Watch the 10-minute preview of As Goes Janesville
Any of the blue-collar Midwestern towns gripped by the recent recession could have just as easily served as the subject of the new documentary As Goes Janesville. In 2009, when Brad Lichtenstein turned his camera on the Wisconsin city, General Motors, one of Janesville’s largest employers, had just closed its plant there, putting 4,500 people out of work. But neither the film’s director nor its coproducer, Chicago’s Kartemquin Films (Hoop Dreams, The Interrupters), was prepared for the explosive reaction to the short clip that appeared on YouTube in May showing the state’s governor, Scott Walker, disparaging unions. The resulting ruckus has stoked anticipation for the movie, which will be shown this fall on PBS as part of its Independent Lens Series.
A few months after the plant closed, Lichtenstein began documenting the struggles of five people: three workers who had lost their jobs, the leader of an economic development team committed to luring new business to the area, and the chairman of a task force trying to convince GM to stay. In a fascinating turn, that chairman, Tim Cullen, was elected to the state senate in 2010—soon after, the new Republican governor clashed with the state’s public workers over collective bargaining rights. Protests ensued, and several Democratic senators, including Cullen, fled to Illinois to try to force Walker to compromise. Lichtenstein followed.
In January 2011, Lichtenstein filmed Walker telling one of his donors that he planned to employ a “divide-and-conquer” strategy with unions. In the weeks leading up to June’s contentious recall election, a clip of that exchange went viral, generating hundreds of thousands of views across YouTube, The Huffington Post and ThinkProgress.org. Democrats used it to argue that Walker was only out to break unions. The governor’s supporters went after Lichtenstein, citing a $100 donation he had made to the governor’s Democratic rival in 2010 as evidence of a hidden agenda. “At the margins, there’s so much extremism, it can be a lot to handle,” Lichtenstein says.
While the film does not cast Walker in the most favorable light, Lichtenstein says he tried not to pick sides. “I happened to be holding a camera when a very revealing conversation happened,” he says. “I’m hoping people pay attention to all 85 minutes and the deeper story about the workers.” And, indeed, the most compelling moments are the ones in which the laid-off workers talk about their struggles to support their families.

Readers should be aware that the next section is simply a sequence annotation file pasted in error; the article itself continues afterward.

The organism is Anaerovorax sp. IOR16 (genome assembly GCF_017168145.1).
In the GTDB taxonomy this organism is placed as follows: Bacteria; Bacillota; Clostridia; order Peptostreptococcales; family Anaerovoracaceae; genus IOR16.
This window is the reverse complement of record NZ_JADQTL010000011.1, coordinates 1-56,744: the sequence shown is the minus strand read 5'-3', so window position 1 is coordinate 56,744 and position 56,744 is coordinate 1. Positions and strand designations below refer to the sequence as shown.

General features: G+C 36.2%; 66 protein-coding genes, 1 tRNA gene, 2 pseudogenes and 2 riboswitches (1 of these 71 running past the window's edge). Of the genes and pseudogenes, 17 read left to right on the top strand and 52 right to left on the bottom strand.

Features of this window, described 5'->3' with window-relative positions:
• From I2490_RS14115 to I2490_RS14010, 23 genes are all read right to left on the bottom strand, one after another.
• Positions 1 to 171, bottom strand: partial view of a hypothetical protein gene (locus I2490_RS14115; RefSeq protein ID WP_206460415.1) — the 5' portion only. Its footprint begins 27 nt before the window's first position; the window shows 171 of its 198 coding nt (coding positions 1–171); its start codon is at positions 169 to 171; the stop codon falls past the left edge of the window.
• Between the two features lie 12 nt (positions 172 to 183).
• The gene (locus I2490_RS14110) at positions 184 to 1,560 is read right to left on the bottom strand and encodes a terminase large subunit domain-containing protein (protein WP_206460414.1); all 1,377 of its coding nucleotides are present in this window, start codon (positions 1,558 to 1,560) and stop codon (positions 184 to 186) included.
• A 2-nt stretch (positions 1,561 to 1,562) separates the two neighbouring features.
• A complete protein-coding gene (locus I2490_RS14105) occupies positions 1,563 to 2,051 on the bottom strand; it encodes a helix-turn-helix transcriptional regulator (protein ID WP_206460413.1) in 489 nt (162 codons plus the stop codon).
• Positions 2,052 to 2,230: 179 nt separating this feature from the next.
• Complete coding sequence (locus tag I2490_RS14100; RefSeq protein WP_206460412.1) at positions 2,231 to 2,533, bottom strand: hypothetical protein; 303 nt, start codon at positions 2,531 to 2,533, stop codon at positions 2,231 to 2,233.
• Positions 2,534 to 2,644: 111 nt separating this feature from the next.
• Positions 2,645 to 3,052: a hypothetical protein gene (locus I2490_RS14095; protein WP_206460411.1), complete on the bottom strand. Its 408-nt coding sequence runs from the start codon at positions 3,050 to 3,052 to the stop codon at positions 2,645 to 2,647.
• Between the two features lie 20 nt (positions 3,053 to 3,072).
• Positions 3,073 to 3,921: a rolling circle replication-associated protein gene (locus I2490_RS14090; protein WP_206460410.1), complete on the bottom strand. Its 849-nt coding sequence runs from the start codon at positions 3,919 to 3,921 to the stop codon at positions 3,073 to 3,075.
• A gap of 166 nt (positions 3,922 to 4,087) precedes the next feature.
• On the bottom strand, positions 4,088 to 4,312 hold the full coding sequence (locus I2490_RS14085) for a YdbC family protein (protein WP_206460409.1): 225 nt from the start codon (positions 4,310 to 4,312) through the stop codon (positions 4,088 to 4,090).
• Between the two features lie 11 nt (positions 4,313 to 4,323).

The working-class angle appealed most to Kartemquin, which has begun a campaign to produce more Midwestern films. “We knew pretty early on that the project had some important footage concerning the situation in Wisconsin,” says Justine Nagan, Kartemquin’s executive director. With the PBS broadcast, the film is taking on more significance, she says. “It really gives us the opportunity to inform the discussion.”
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GREAT CLIPS: As Goes Janesville’s Timeline
DECEMBER 2008: A Chevy Tahoe marks the end of a 90-year production history at the Janesville plant, at the time GM’s oldest in the country.
DECEMBER 2008: Unemployment in Janesville nearly doubles, from 6.2 percent in 2008 to 12.8 percent in 2009.
MARCH 2009: Milwaukee-based filmmaker Brad Lichtenstein picks up his camera to document the trouble in nearby Janesville.
MARCH 2009: Lichtenstein finds Angie Hodges, a 23-year vet of GM who left her son and moved to Indiana to keep her job.
NOVEMBER 2010: Scott Walker wins the race for governor after promising to bring 250,000 new jobs to Wisconsin.
FEBRUARY 2011: Walker’s bill to effectively curtail union rights spurs massive protests and leads to the state’s first ever gubernatorial recall election.
Photography: (film stills) Courtesy of 371 Productions
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